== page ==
What follows is a reflection on a class I’m taking during the first semester of my Master’s at North Carolina State University. I hope you will find it interesting!
Much of what I’ve taken away from my Variety in English class with Walt Wolfram so far relates to overcoming my biases as a researcher with interests in folk linguistics and (perceptual) dialectology. I believe that becoming more aware of different perspectives and knowledge coming from both the work of other linguists as well as “the folk” will help me to become a better researcher.
Very broadly, it has been very useful for me to learn about the details of regional and ethnic varieties of English in terms of phonological, grammatical, and lexical differences. I am more aware of morphosyntactic distinctions that characterize various varieties of English including African American, Southern, Appalachian, and Cajun Englishes. It has been useful for me to appreciate that each dialect is better described via relative frequencies of usage (e.g., “ing” fronting) rather than binary poles. Because I’m interested in stigmatized varieties of English, it is necessary for me to be able to recognize features that may be discriminatory cues for outsiders.
Related to the above points, I am especially grateful to have gained a better appreciation for the degree of regional differences in African American English across the United States. It is true that a lot of literature I have encountered treats African American English as a relatively invariable monolith. In fact, in my research I believe I have been guilty of participating in this mentality. As I continue to study stigmatized varieties of English, I plan to do a better job of recognizing this diversity that exists. For example, in my current project examining attitudes toward African American English, I will take into consideration the Southern, urban hometowns of the speakers used for the stimuli. It is ironic that sociolinguists would ignore such evident diachronic and synchronic variation within a geographically widespread ethnic variety of English considering the monolithic hypothesis appears at best implausible in retrospect.
In the same vein, this common misconception among sociolinguists points to the biases that exist even for people educated about language and linguistic diversity. Being interested in folk beliefs about language variation and change sometimes pulls my attention away from taking the time to reflect on these aspects of language myself. This idea that linguists carry their own biases and ideologies about language has made an impact on me in a way that I hope will influence my research and interactions with “the folk” in a positive way. Indeed it is almost hypocritical to study folk linguistics while holding these biases. For me the most significant obstacle to overcoming this bias is addressing the artificial or arbitrarily defined “standard variety” to which certain dialects are compared, hence the term used for them: “nonstandard.” For me, it is difficult to reconcile the reality that dialects and language labels are relative, political, and motivated by convenience with the fact that many of the folk do indeed think in terms of “standard American” and “nonstandard.” This is something I will continue to ponder as I develop as a researcher concerned with stigmatized varieties.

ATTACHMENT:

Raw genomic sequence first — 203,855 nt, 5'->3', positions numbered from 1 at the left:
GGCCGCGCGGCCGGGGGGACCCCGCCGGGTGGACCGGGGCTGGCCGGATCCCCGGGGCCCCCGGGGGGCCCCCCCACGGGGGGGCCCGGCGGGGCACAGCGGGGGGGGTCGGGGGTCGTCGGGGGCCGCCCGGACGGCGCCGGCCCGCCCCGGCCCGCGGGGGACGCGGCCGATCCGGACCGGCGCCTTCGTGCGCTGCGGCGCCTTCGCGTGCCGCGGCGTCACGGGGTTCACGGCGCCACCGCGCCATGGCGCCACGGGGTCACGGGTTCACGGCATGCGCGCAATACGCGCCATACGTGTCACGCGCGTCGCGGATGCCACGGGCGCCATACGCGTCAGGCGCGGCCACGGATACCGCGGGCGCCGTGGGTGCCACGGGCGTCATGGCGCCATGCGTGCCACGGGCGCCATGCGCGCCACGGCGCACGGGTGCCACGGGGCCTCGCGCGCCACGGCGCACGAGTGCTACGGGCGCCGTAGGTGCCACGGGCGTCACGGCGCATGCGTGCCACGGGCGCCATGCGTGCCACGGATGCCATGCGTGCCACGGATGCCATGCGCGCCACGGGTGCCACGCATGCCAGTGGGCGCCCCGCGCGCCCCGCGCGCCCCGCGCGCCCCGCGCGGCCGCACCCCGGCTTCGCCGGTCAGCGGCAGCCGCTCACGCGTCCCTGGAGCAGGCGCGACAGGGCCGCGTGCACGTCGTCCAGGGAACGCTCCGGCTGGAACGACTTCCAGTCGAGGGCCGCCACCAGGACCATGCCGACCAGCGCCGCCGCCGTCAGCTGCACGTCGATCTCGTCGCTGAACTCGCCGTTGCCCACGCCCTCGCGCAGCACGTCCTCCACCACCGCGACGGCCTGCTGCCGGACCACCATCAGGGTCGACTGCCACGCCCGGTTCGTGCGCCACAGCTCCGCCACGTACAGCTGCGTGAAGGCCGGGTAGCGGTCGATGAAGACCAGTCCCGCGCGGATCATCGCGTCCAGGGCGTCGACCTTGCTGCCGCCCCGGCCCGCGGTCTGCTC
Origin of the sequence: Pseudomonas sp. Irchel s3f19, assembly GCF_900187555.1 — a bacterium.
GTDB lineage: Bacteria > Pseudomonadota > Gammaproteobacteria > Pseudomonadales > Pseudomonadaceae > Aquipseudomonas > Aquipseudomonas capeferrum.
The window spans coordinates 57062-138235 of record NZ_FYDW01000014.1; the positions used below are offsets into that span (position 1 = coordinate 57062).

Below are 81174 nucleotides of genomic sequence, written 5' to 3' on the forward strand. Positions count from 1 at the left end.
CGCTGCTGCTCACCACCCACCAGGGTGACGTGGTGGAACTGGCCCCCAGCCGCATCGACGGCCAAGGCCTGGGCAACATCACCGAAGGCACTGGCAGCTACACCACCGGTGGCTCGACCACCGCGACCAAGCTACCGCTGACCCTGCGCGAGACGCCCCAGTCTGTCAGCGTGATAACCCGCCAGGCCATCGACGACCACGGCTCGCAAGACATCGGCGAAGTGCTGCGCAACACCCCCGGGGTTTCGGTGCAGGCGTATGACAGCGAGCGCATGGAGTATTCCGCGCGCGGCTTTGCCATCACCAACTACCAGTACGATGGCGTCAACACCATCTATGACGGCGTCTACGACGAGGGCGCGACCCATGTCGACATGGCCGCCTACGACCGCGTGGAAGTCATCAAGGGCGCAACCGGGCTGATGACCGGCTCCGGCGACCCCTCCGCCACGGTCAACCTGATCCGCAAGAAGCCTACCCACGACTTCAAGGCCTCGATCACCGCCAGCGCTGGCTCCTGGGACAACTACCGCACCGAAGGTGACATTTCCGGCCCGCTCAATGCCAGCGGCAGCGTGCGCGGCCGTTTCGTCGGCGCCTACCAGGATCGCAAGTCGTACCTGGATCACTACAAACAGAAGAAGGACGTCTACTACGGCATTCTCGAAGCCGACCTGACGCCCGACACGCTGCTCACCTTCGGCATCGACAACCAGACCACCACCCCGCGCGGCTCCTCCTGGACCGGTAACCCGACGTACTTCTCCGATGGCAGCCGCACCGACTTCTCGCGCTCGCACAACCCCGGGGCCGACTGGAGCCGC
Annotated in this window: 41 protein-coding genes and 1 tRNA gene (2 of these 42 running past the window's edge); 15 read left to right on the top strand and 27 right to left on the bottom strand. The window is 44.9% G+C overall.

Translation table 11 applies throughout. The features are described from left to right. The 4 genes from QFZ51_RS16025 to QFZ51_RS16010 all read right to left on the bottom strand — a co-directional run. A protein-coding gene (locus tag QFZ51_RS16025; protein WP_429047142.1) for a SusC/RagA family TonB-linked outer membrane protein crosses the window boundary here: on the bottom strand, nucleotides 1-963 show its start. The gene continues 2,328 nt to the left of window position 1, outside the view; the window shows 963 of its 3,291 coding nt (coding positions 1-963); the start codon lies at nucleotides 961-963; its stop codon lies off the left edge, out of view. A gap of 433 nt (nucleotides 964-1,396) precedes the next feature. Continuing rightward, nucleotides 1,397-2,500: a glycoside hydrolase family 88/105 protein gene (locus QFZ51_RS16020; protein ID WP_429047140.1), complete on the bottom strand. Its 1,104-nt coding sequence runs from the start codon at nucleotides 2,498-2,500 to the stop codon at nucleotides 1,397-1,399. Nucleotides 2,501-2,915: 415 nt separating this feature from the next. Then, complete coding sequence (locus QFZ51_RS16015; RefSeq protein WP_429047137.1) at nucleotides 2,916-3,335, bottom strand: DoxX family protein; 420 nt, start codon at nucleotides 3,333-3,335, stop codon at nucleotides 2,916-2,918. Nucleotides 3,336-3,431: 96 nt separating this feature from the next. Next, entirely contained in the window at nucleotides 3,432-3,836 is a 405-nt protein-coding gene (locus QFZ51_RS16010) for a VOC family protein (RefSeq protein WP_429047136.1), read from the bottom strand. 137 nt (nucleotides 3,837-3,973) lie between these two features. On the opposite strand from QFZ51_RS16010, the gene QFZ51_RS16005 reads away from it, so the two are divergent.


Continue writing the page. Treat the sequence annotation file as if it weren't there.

Finally, volunteering for two shifts at the North Carolina Language and Life Project state fair booth reminded me that it is important as an academic to regularly engage the public in discussion about language. I will not survive as a researcher of language attitudes, folk beliefs about language, or perceptual dialectology if I remain cloistered in academia. It is essential that I expose myself to ideas about language that exist for non-linguists, whether positive or negative. Talking with people at the booth made me realize the stories and life histories that are behind attitudes toward language varieties which I had not until now appreciated.
I can now better consider how to take these issues into account when tackling questions and research regarding stigmatized varieties of English, folk perspectives, and language attitudes.
Megan L. Risdal